The Disability Law & Policy e-Newsletter
An electronic publication of
The Law, Health Policy & Disability Center at the University of Iowa College of Law
The Burton Blatt Institute at Syracuse University
October 31, 2019
Volume 16, Issue 5
The Disability Law & Policy Newsletter is a monthly publication that aims to inform disability advocates, scholars, and service providers of the most current issues in disability law, policy, research, best practices, and breaking news.
Below is a topical overview of the items presented in this issue.
A. CIVIL RIGHTS: ADA, Section 504, CRPD Ratification
B. WORKFORCE: Workforce Innovation and Opportunity Act, Vocational Rehabilitation
C. EDUCATION: Special Education, Youth Transition, Postsecondary Education, & Outcomes
D. HEALTHCARE: Access, Services, Benefits, and the Affordable Care Act
E. TECHNOLOGY: Assistive, Information, and Communication Technologies
F. INDEPENDENCE: Community Integration
G. INTERNATIONAL: Topics Outside the United States
H. POP CULTURE: News and Topics Vary
I. EVENTS AND FUNDING: Conferences, Calls for Proposals, Papers, and Presentations
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A. CIVIL RIGHTS
1. U.S. Department of Labor-Funded Online Toolkit Helps Employers Ensure Disability-Inclusive Workplaces
The U.S. Department of Labor's Office of Disability Employment Policy sponsors the Job Accommodation Network (JAN). JAN came up with the Workplace Accommodation Toolkit. The Toolkit is supposed to help employers and employees know their full rights and responsibilities under the Americans with Disabilities Act (ADA). The ADA requires employers to make reasonable accommodations for their employees, such as making changes to a job or work environment to help the employee perform a task.
The Toolkit helps provide resources and guidance to management. It is helpful when determining reasonable accommodations. Reasonable accommodation examples are policies, templates, checklists, and training videos. The goal is to help employers keep employees and hire qualified employees with disabilities.
Full Story: U.S. Department of Labor-Funded Online Toolkit Helps Employers Ensure Disability-Inclusive Workplaces, U.S. Department of Labor, Jul. 26, 2019, available at
2. Jury Awards $5.2 Million to Former Walmart Employee in Discrimination Disability Case
A Madison, Wisconsin, jury decided that Walmart broke federal law by not giving accommodations to a longtime worker with disabilities. The former worker, who was deaf and visually disabled, had been a cart pusher for 16 years.
After the worker received a new manager, the manager asked him to resubmit his accommodations, even though the worker's conditions had not changed. After he resubmitted the accommodations, Walmart fired him. So the worker sued Walmart.
The jury decided that Walmart did not follow the Equal Employment Opportunity Commission guidelines. The jury gave the worker $5.2 million to send a message. If employers do not follow the ADA to provide accommodations, they will be punished.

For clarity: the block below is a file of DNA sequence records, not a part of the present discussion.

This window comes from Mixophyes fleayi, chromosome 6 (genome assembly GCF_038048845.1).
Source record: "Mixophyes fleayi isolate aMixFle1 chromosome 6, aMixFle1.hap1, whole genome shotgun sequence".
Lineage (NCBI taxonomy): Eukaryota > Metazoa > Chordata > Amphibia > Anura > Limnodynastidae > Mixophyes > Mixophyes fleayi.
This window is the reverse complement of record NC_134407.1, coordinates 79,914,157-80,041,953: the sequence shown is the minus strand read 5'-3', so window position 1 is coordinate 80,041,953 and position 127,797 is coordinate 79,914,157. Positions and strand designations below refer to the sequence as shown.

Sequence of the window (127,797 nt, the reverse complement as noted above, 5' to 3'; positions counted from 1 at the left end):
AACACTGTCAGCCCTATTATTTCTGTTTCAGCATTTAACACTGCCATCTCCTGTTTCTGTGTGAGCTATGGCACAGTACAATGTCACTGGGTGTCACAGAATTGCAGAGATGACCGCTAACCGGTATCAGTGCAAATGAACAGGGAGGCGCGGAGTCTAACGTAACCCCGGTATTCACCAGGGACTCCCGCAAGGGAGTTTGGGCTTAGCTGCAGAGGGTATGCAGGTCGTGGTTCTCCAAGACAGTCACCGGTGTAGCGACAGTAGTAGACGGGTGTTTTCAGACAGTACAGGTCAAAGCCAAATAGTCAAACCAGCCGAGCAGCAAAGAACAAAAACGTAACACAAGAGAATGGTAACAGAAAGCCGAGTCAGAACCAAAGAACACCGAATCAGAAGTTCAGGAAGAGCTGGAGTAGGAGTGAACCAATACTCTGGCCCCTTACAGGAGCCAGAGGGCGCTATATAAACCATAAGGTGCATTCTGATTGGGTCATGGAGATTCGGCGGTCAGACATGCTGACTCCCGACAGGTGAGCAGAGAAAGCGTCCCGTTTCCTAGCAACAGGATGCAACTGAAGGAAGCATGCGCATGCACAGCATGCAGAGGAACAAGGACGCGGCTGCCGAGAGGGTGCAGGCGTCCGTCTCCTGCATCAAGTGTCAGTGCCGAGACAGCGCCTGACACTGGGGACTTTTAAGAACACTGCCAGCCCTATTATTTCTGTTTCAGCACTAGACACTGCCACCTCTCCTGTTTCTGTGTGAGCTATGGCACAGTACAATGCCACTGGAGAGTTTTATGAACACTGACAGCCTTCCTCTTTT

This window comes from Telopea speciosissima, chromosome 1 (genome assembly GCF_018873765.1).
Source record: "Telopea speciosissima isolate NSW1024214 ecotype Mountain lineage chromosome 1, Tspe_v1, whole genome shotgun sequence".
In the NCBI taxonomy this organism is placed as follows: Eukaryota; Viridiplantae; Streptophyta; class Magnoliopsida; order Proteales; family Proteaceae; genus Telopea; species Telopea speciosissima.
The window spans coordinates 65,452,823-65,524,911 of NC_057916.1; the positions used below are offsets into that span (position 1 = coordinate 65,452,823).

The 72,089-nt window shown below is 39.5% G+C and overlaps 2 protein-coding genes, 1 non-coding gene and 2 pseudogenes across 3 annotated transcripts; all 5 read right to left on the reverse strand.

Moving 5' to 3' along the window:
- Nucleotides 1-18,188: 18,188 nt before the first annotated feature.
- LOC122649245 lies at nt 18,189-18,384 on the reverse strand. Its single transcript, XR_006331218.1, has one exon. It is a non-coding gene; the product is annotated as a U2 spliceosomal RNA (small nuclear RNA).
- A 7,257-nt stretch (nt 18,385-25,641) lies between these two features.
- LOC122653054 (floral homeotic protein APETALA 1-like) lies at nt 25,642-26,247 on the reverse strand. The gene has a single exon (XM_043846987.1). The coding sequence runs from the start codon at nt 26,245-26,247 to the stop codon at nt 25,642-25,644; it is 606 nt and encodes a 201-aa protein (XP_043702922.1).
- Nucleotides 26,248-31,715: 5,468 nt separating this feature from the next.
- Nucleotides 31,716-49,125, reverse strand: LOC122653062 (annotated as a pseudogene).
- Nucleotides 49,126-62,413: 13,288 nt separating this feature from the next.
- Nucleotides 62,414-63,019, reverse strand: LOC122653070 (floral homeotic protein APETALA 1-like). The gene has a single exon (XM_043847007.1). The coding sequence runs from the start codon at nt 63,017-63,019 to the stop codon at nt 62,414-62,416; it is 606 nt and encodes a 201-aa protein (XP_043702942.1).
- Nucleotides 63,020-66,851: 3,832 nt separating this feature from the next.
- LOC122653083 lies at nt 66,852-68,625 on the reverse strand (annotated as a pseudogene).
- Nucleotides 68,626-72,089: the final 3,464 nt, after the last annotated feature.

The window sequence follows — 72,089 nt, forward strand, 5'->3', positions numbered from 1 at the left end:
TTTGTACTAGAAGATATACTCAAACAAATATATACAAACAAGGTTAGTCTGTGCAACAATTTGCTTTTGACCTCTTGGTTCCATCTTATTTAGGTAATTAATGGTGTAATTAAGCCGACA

Full Story: Jury Awards $5.2 Million Against Walmart in EEOC Disability Discrimination Case, Equal Employment Opportunity Commission, Oct. 11, 2019, available at
1. Proposed Federal Bill Seeks to Increase Inhome Caregivers
A proposed federal bill aims at increasing inhome caregivers. These positions are important for people with developmental disabilities. Unfortunately, the field is often seen as unattractive, and as such there is high turnover. There is high demand in the field, but little supply.
The bill, Direct CARE Opportunity, seeks to provide a solution to the problem. The goal of the bill is to increase the field by one million workers. It seeks to do this through increased funding and using a strategy to make the field more attractive. The bill also seeks to reduce barriers to entry, which would include training, to influence more people into the this field of work.
Michelle Diament, Bill Aims to Boost Direct Support Workforce, Disability Scoop, Sept. 27, 2019, available at
2. Fixing Employer Perception Is Crucial for Increasing Disability Rights
The world for persons who are blind is getting better as technology improves and disability rights laws are passed. However, work still needs to be done. People who are blind do not have equal access to the workforce. When compared to the national average, the employment rate is half. Further, the unemployment rate is double. With the massive improvements in disability rights, these are disappointing statistics.
One of the biggest challenges to equal access to the workforce is employer understanding. Studies show employers do not believe persons who are blind can perform equally compared to those without the disability. However, this is a false narrative. With some assistance, a person who is blind can meet the standards of an employer. Teaching employers that a disability is not an impediment to a successful employee is crucial. Having discussions and participation in events, such as National Disability Employment Awareness Month, are great first steps in changing the belief that persons who are blind are poor choices for employment.
Michelle McDonnall, Blind People Have Increased Opportunities, But Employers' Perceptions Are Still a Barrier, The Intelligencer, Oct. 14, 2019, available at
1. Transition to College Accommodations
Experts suggest sharing information about college to students early. This allows students to set their sights on college. This also ensures students complete the necessary classes and learn strategies they will need to succeed. Once students are accepted to college, they should keep a few things in mind about college-provided services.